On a different topic, Reader Fairmon weighed in on the Freeport-McMoRan (FCX, Weiss Ratings: C) debate with the following:
“FCX and other producers of things people must have are good long-term investments even if their next move is down. Those must-have providers are the kind of stocks you buy when they are at or near all-time lows. Should they go down more and the company is being managed well, buy more and be patient for years if necessary.”
Thanks, everyone! I think Diya is on to something regarding the brooming of Tsipras’ finance minister. He could be just the fall guy the Europeans needed to see before signing off on a deal. The euro has clearly been rallying the past several days in anticipation of progress.
Now, we have to see if it can hold the 50-day moving average it poked above yesterday. You know I believe the dollar is topping, and that it has much more room to fall after the epic, massive, wildly overdone rally of 2014!
Agree? Disagree? Want to tell me where to take my starting-to-devalue greenbacks? Then don’t hold back! Here’s the link to share your thoughts.
|Other Developments of the Day|
The world’s tech darling, Apple (AAPL, Weiss Ratings: A+), reported stronger-than-expected earnings and sales after the market closed yesterday. Net income jumped 33 percent to $13.6 billion, or $2.33 per share, while revenue climbed 27 percent to $58 billion.
Across its product lines, iPhone sales surged 40 percent to 61.2 million units. Analysts were expecting around 58 million. Mac sales climbed 10 percent to 4.56 million, slightly below expectations, while iPad business tanked 23 percent. That unit is suffering because larger phone screens are causing consumers to question the need to shell out for more expensive tablets.
After opening strong, shares of Apple ended down 1.6 percent on the day.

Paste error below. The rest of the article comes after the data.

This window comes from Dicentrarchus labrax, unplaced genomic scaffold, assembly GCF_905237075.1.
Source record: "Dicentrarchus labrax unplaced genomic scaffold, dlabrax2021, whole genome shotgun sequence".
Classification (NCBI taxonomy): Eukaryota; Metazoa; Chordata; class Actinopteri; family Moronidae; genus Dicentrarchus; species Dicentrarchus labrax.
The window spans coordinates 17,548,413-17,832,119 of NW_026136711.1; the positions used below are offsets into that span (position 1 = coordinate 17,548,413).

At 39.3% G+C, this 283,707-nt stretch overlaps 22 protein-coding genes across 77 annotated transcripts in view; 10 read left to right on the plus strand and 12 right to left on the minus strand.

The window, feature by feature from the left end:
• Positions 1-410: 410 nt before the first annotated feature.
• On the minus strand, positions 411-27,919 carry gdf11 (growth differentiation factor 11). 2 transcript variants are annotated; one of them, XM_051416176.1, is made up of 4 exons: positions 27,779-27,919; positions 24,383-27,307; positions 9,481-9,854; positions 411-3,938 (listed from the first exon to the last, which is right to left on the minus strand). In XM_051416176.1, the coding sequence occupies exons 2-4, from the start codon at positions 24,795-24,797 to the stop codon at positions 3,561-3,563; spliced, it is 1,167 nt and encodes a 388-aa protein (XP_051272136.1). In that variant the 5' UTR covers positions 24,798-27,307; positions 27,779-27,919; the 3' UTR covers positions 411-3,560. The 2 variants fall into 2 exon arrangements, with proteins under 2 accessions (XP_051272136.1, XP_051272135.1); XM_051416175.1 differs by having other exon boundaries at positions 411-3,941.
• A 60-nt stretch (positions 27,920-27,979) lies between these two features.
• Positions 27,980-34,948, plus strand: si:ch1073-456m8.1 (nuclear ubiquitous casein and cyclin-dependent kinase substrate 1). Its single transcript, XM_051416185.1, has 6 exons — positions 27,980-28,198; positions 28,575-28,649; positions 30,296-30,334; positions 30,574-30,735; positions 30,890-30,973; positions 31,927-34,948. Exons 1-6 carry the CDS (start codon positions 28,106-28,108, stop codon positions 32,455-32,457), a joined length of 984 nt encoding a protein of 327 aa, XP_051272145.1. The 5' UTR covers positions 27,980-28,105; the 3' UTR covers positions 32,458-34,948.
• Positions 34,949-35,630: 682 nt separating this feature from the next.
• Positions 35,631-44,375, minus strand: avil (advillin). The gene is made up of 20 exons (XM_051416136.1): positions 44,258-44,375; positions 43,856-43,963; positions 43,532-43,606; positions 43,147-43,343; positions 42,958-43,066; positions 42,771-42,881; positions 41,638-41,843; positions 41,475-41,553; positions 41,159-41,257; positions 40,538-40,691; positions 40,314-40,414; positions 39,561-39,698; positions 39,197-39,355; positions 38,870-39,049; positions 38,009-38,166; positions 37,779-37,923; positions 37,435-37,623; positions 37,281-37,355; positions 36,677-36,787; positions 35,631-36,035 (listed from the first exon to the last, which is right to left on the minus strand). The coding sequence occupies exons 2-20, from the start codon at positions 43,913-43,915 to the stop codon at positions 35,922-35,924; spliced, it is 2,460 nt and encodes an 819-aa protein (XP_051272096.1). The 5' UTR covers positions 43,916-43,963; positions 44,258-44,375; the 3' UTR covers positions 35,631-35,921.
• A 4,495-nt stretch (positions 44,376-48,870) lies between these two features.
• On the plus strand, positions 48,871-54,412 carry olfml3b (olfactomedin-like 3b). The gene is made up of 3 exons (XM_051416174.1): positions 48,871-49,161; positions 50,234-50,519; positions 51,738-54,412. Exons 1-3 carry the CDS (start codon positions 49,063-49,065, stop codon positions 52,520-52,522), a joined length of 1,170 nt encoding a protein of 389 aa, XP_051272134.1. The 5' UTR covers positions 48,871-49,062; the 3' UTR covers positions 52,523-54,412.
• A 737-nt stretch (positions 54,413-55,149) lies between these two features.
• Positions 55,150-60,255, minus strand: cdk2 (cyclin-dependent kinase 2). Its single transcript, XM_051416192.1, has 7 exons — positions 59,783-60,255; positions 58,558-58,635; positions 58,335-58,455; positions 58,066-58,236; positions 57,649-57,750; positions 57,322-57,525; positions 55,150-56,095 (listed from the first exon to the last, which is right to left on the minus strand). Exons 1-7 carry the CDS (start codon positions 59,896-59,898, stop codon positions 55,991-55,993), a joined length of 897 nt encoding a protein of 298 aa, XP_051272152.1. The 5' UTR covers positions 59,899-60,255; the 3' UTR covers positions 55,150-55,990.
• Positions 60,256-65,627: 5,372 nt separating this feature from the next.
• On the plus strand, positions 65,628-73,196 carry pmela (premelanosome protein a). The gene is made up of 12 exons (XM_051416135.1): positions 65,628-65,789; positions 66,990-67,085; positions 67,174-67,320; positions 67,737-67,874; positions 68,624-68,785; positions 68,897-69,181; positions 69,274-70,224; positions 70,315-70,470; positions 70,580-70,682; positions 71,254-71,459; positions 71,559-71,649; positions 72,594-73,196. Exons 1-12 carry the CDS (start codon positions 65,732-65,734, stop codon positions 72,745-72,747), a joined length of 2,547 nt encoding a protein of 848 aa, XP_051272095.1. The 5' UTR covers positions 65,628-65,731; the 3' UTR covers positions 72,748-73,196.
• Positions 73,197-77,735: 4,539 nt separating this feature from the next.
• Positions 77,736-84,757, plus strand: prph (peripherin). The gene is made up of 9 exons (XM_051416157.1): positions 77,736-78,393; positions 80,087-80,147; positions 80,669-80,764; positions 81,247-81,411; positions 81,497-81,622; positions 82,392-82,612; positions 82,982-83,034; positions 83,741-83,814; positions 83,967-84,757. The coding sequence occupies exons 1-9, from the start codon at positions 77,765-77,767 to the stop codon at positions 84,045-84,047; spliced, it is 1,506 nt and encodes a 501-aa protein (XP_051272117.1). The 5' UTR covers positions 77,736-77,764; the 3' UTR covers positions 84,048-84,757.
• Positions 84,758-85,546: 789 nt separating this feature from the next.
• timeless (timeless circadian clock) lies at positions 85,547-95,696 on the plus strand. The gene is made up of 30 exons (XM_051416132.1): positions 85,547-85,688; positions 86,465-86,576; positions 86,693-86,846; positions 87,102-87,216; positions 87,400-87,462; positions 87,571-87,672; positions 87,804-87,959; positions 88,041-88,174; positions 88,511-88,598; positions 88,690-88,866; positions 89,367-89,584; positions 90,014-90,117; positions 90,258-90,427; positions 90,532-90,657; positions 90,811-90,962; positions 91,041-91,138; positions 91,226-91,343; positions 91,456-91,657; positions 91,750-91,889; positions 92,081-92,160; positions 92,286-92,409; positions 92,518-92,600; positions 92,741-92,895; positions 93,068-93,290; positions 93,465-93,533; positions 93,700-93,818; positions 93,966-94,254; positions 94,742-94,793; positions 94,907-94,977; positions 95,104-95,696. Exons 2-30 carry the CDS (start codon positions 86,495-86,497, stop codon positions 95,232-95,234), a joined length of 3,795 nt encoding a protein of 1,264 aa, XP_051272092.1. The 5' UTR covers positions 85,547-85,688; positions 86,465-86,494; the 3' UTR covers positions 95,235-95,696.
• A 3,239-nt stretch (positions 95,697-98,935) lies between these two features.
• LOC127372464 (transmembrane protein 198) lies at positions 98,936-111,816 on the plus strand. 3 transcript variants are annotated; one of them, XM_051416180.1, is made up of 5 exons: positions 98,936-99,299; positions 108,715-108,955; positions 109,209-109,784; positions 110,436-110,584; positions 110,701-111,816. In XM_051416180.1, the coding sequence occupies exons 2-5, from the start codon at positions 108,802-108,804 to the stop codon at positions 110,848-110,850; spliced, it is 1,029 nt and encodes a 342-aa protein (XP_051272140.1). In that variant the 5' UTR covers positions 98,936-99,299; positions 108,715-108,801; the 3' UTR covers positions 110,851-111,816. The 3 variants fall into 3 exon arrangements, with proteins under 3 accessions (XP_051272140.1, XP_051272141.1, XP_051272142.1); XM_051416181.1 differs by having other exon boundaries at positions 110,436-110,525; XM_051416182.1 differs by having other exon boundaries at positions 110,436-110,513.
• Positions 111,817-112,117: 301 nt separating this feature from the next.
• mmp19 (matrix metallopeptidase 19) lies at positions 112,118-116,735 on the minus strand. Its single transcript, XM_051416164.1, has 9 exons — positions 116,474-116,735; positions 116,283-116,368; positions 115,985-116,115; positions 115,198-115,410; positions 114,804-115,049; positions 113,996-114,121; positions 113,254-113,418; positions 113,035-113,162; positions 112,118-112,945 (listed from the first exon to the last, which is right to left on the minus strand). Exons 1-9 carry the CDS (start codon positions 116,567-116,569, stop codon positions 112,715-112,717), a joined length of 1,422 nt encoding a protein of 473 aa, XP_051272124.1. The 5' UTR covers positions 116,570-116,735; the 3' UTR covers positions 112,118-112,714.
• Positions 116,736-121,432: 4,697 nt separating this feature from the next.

Prime Minister Sushil Koirala warned that Nepal’s death toll could ultimately top 10,000 in the wake of the weekend’s devastating 7.8-magnitude earthquake and subsequent aftershocks. Thousands of citizens are homeless, and domestic and international aid teams are having trouble reaching some of the most remote, hardest-hit regions outside of Katmandu.
The Federal Reserve began its latest, two-day policy meeting today. We won’t find out what they decided to do until tomorrow afternoon, but investors aren’t waiting to speculate about the outcome of the meeting. Some of the variables that come into play include the first-quarter economic slowdown, and the deflationary impact of the dollar’s surge in 2014 and early 2015.
Speaking of the dollar, it’s breaking down further against even MORE currencies. The Australian dollar surged a full cent against the buck in early trading, putting it at the highest level since mid-January. The British pound rose again as well, while the Canadian dollar closed to within two cents of a 2015 high.
Meanwhile, China is poised to follow other countries around the globe into the netherworld of radical monetary policy. The People’s Bank of China is reportedly going to let private banks swap local government bonds for loans. The move is designed to ease credit directly, and it differs from previous indirect methods like interest rate cuts.
So what do you think the Fed will do? Is the dollar done rising, as I’ve been maintaining? And is there anything we should be doing as a country to better aid the victims in Nepal? Here’s the website link, which you can use to add your voice to the mix.
Until next time,